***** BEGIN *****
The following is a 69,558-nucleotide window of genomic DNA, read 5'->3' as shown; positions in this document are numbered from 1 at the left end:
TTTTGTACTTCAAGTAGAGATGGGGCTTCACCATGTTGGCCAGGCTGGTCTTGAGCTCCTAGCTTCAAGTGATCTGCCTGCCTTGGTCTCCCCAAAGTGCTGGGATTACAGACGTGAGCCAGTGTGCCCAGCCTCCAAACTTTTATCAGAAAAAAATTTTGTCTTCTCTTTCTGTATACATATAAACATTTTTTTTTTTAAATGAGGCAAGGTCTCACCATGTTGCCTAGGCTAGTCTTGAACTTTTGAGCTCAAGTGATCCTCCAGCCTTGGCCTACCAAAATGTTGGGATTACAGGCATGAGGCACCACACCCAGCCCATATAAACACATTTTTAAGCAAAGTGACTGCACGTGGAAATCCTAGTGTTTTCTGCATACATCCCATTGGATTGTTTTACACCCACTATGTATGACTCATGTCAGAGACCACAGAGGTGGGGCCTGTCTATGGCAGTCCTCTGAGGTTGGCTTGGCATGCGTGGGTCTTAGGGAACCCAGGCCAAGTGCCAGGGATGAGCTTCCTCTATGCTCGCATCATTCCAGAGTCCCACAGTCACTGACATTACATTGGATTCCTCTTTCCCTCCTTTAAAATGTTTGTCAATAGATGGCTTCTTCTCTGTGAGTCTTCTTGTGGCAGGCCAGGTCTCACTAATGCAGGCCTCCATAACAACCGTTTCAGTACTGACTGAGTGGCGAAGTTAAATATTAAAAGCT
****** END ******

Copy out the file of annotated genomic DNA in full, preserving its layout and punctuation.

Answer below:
The following is a 69,558-nucleotide window of genomic DNA, read 5'->3' as shown; positions in this document are numbered from 1 at the left end:
TTTTGTACTTCAAGTAGAGATGGGGCTTCACCATGTTGGCCAGGCTGGTCTTGAGCTCCTAGCTTCAAGTGATCTGCCTGCCTTGGTCTCCCCAAAGTGCTGGGATTACAGACGTGAGCCAGTGTGCCCAGCCTCCAAACTTTTATCAGAAAAAAATTTTGTCTTCTCTTTCTGTATACATATAAACATTTTTTTTTTTAAATGAGGCAAGGTCTCACCATGTTGCCTAGGCTAGTCTTGAACTTTTGAGCTCAAGTGATCCTCCAGCCTTGGCCTACCAAAATGTTGGGATTACAGGCATGAGGCACCACACCCAGCCCATATAAACACATTTTTAAGCAAAGTGACTGCACGTGGAAATCCTAGTGTTTTCTGCATACATCCCATTGGATTGTTTTACACCCACTATGTATGACTCATGTCAGAGACCACAGAGGTGGGGCCTGTCTATGGCAGTCCTCTGAGGTTGGCTTGGCATGCGTGGGTCTTAGGGAACCCAGGCCAAGTGCCAGGGATGAGCTTCCTCTATGCTCGCATCATTCCAGAGTCCCACAGTCACTGACATTACATTGGATTCCTCTTTCCCTCCTTTAAAATGTTTGTCAATAGATGGCTTCTTCTCTGTGAGTCTTCTTGTGGCAGGCCAGGTCTCACTAATGCAGGCCTCCATAACAACCGTTTCAGTACTGACTGAGTGGCGAAGTTAAATATTAAAAGCT